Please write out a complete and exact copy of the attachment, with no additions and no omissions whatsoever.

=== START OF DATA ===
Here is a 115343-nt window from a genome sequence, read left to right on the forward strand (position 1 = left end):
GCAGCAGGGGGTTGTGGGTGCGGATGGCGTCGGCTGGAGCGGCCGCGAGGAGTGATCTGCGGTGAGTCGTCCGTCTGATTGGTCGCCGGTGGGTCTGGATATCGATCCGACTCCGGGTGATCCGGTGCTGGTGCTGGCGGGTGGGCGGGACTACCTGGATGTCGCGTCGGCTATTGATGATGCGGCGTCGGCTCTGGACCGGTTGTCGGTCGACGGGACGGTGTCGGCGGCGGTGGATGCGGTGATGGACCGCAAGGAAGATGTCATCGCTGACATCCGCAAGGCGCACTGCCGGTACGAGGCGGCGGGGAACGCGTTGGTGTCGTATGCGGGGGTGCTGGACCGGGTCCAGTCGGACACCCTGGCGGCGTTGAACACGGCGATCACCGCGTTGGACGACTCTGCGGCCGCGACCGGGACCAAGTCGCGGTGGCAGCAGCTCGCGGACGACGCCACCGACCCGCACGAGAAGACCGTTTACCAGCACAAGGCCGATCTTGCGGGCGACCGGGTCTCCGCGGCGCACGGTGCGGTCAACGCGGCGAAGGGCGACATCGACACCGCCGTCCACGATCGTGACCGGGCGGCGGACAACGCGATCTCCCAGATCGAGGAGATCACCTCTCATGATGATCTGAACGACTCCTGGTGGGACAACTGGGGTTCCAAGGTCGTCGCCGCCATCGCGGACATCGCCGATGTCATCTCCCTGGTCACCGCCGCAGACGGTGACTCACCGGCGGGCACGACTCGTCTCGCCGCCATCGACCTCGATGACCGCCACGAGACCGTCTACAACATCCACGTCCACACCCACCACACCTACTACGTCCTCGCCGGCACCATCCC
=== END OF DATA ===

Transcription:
Here is a 115343-nt window from a genome sequence, read left to right on the forward strand (position 1 = left end):
GCAGCAGGGGGTTGTGGGTGCGGATGGCGTCGGCTGGAGCGGCCGCGAGGAGTGATCTGCGGTGAGTCGTCCGTCTGATTGGTCGCCGGTGGGTCTGGATATCGATCCGACTCCGGGTGATCCGGTGCTGGTGCTGGCGGGTGGGCGGGACTACCTGGATGTCGCGTCGGCTATTGATGATGCGGCGTCGGCTCTGGACCGGTTGTCGGTCGACGGGACGGTGTCGGCGGCGGTGGATGCGGTGATGGACCGCAAGGAAGATGTCATCGCTGACATCCGCAAGGCGCACTGCCGGTACGAGGCGGCGGGGAACGCGTTGGTGTCGTATGCGGGGGTGCTGGACCGGGTCCAGTCGGACACCCTGGCGGCGTTGAACACGGCGATCACCGCGTTGGACGACTCTGCGGCCGCGACCGGGACCAAGTCGCGGTGGCAGCAGCTCGCGGACGACGCCACCGACCCGCACGAGAAGACCGTTTACCAGCACAAGGCCGATCTTGCGGGCGACCGGGTCTCCGCGGCGCACGGTGCGGTCAACGCGGCGAAGGGCGACATCGACACCGCCGTCCACGATCGTGACCGGGCGGCGGACAACGCGATCTCCCAGATCGAGGAGATCACCTCTCATGATGATCTGAACGACTCCTGGTGGGACAACTGGGGTTCCAAGGTCGTCGCCGCCATCGCGGACATCGCCGATGTCATCTCCCTGGTCACCGCCGCAGACGGTGACTCACCGGCGGGCACGACTCGTCTCGCCGCCATCGACCTCGATGACCGCCACGAGACCGTCTACAACATCCACGTCCACACCCACCACACCTACTACGTCCTCGCCGGCACCATCCC